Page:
Some Professors Could Use a Class in Marketing
Julie Kirsch could have called her philosophy course at Marymount University in Arlington County, well, philosophy. Dozens of college catalogues are filled with History of Philosophy, Logic of Philosophy and Ethics of Philosophy courses.
But Kirsch thinks titles matter. So her class -- about the social and moral questions surrounding the shady side of government through the prisms of utilitarianism, virtue ethics and Kantianism -- is called Lies and Secrets.
"The hope is that it will also pique students' interest, making them want to know more and dig deeper," Kirsch said.
Colleges love to brag about how fascinating their classes are, but it isn't always easy to tell by browsing a list of course names. They are assuredly straightforward: A course titled "The Nominalism/Realism Debate, Part I: Plato and Aristotle" speaks for itself.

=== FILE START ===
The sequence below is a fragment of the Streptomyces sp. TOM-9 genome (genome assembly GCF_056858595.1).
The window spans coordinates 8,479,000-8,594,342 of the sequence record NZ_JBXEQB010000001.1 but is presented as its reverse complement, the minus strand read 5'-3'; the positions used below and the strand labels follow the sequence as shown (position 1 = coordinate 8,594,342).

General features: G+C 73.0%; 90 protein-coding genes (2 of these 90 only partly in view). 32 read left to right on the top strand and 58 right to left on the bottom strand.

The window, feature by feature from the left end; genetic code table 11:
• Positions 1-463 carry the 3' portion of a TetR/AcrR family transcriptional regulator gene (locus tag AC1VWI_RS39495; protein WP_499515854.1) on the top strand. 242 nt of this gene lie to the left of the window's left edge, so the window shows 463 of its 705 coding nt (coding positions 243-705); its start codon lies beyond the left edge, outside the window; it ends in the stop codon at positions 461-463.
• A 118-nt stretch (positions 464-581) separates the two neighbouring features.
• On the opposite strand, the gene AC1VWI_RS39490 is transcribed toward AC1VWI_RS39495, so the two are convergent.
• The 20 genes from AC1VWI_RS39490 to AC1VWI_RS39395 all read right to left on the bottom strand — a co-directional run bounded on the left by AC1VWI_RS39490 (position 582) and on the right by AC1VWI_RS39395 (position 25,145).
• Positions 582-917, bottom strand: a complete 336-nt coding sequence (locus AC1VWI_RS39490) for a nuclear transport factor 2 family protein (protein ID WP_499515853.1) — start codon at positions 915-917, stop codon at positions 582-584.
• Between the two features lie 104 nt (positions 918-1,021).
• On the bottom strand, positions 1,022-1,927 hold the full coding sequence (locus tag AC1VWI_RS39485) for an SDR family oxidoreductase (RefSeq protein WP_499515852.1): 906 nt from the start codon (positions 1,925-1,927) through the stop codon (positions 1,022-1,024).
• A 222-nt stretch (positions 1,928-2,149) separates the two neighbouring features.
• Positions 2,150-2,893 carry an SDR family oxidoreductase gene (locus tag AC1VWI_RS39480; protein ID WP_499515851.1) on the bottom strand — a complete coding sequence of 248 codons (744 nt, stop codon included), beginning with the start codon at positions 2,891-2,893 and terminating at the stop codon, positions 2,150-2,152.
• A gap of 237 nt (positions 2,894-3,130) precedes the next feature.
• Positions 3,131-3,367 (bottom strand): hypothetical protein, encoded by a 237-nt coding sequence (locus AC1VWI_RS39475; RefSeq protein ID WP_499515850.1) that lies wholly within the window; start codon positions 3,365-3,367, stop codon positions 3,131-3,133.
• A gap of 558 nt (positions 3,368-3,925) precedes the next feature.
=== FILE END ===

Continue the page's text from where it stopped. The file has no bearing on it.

Courses are usually named by the professors who create them, who are generally seeking easy classification, administrators say. But Joe A. Oppenheimer, a government and politics professor at the University of Maryland at College Park, has another explanation for the often dry titles:
"Because the teachers are boring," joked Oppenheimer, who named an honors course "Why Is It So Hard to Have Good Government?"
American University professor Roberta Rubenstein named her women's literature class "A Room of One's Own: Women and Literature" when she created the class 30 years ago, seeking "a thematic hook" to entice students with the reference to Virginia Woolf's "A Room of One's Own." Today, she said, students don't always recognize the Woolf allusion, but the course title still intrigues them.
Students say a little title creativity can draw them in. "If I'm going for core requirements, it may not matter, but if it's something I can actually choose to take, it would," said Chris Chambers, 19, a junior at U-Md.
-- Valerie Strauss